I do not recall anyone questioning the merits of male ministers being appointed as the vast majority of cabinets -- forever. Were all those stellar choices under Stephen Harper (Julian Fantino, Vic Toews, and Pierre Poilievre to name a few) just so unquestionably well-prepared for the job that the matter never came up? Or is it beyond obvious that questions of merit never surfaced when the expected men were put in their usual spots -- known as positions of power?
The satirical publication The Beaverton skewered the response in a brilliant little column: "50 per cent female cabinet appointments lead to 5000 per cent increase in guys who suddenly care about merit in cabinet."
With Prime Minister designate Justin Trudeau preparing to announce a cabinet that is 50 per cent women, researchers have discovered a sharp 5000 per cent increase in the number of men who suddenly have strong opinions about how cabinet appointments should be a "meritocracy."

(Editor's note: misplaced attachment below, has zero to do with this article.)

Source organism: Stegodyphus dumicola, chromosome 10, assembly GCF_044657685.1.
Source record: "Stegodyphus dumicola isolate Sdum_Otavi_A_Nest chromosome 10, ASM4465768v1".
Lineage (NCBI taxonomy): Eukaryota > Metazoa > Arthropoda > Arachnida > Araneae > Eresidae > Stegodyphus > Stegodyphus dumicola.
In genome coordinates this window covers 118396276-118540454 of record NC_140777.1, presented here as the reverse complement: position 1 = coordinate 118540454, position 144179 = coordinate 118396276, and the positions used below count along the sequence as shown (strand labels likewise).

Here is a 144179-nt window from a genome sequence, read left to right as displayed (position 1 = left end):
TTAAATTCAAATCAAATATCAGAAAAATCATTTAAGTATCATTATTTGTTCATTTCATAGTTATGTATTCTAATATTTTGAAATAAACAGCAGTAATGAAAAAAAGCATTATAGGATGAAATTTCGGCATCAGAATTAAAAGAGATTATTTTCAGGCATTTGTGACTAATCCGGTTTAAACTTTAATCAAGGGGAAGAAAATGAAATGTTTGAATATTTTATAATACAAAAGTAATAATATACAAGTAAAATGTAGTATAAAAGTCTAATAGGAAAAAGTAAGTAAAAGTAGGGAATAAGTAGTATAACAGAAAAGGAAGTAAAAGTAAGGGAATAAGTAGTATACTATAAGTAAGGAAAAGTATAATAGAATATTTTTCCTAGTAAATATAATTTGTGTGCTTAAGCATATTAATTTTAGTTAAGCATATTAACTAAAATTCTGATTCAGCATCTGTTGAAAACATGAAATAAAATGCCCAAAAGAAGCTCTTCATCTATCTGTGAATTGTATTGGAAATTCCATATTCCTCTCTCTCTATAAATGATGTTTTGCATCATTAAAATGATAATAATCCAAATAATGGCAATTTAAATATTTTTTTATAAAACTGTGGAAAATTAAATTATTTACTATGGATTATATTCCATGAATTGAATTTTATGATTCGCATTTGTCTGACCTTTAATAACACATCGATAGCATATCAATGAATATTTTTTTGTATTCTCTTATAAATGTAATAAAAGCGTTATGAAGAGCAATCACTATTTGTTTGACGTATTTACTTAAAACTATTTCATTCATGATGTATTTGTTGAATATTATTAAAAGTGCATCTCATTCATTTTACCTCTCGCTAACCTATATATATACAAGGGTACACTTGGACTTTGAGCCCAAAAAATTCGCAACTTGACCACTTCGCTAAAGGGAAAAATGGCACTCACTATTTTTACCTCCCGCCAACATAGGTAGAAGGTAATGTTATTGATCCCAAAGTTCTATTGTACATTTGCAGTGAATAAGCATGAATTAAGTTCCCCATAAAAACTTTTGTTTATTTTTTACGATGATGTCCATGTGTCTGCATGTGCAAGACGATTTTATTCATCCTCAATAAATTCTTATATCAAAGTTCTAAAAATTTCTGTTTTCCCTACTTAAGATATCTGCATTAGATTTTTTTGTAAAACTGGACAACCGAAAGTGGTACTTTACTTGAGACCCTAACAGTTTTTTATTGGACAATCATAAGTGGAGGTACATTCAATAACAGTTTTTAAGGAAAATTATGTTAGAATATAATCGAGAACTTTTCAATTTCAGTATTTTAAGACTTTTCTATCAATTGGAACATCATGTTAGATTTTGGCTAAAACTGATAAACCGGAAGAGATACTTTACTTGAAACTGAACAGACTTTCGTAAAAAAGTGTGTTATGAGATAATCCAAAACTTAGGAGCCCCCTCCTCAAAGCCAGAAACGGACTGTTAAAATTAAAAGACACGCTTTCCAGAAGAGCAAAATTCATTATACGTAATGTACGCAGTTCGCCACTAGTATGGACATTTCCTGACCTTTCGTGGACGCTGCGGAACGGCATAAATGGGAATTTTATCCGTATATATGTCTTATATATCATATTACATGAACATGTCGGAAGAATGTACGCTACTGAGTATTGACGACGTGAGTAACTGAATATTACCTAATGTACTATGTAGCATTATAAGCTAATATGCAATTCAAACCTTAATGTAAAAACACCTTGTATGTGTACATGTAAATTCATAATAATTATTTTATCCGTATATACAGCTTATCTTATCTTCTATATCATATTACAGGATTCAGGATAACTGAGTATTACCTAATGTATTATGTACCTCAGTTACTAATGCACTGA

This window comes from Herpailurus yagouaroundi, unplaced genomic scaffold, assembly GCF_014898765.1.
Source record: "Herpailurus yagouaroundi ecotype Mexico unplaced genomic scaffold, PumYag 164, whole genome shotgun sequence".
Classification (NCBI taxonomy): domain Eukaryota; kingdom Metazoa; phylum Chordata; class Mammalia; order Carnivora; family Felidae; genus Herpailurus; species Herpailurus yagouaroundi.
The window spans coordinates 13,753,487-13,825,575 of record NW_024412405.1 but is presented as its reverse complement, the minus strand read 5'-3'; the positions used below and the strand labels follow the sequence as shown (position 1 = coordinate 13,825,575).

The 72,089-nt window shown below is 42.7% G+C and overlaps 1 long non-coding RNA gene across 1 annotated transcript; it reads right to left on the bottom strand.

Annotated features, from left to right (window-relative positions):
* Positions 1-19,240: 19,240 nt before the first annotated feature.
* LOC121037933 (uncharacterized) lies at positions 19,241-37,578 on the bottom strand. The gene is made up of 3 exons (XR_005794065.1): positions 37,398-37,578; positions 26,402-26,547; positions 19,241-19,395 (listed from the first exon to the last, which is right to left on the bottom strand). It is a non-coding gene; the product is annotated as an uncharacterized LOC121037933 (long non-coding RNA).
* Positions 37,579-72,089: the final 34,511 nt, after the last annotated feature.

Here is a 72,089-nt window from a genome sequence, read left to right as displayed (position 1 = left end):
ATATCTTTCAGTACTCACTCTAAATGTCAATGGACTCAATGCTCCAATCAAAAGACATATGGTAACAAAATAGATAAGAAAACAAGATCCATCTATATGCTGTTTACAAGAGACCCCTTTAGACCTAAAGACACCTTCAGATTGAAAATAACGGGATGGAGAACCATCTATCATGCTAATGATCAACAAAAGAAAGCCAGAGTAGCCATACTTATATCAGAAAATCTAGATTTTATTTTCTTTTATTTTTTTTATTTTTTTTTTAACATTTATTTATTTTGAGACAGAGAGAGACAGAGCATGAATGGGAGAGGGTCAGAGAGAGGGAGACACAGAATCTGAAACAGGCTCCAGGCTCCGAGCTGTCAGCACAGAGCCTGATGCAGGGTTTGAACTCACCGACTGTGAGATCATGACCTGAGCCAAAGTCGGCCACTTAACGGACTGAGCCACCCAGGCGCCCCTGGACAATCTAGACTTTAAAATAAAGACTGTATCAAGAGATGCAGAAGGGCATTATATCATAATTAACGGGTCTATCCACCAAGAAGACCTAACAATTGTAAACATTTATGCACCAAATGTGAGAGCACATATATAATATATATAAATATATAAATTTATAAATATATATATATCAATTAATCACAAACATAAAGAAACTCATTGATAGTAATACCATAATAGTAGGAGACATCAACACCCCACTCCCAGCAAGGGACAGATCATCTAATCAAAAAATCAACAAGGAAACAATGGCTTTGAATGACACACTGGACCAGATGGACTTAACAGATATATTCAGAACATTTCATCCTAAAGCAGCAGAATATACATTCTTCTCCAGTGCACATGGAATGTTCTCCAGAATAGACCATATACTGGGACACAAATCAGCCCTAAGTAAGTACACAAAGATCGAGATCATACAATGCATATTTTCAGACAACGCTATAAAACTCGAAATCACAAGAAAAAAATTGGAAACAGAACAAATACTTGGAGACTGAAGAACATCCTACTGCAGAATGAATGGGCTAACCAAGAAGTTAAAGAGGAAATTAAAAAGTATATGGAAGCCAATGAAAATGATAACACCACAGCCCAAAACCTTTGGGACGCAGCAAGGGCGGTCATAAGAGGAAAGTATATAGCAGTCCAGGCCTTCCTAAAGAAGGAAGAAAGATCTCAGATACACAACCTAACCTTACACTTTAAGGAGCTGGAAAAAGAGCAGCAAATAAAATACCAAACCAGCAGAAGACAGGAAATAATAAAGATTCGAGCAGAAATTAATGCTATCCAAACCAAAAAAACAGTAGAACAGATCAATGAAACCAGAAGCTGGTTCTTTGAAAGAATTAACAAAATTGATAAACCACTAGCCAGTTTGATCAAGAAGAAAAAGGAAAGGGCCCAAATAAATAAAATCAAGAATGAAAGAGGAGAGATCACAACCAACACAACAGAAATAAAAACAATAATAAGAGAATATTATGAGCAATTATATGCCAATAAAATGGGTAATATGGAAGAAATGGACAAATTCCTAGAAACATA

Across the nation statisticians are at a loss to explain a recent and drastic jump in the number of men who have spontaneously developed hard opinions about the qualifications of Federal Cabinet Ministers.
"This is affirmative action, and even though it has been statistically shown to improve working conditions over time, I don't like it," said longtime man Thomas Fielding.
Several noted political scientists agree that Trudeau's female quota is a controversial move. "I suddenly and inexplicably find myself very concerned about this issue," added Dr. William Harkin of the University of Calgary, also a lifelong male. "Unlike Trudeau, Prime Minister Harper only chose the most qualified people for his cabinet posts, like a climate change denier [Peter Kent] as his Minister of the Environment. Or his numerous Ministers of Defense who never once held military positions."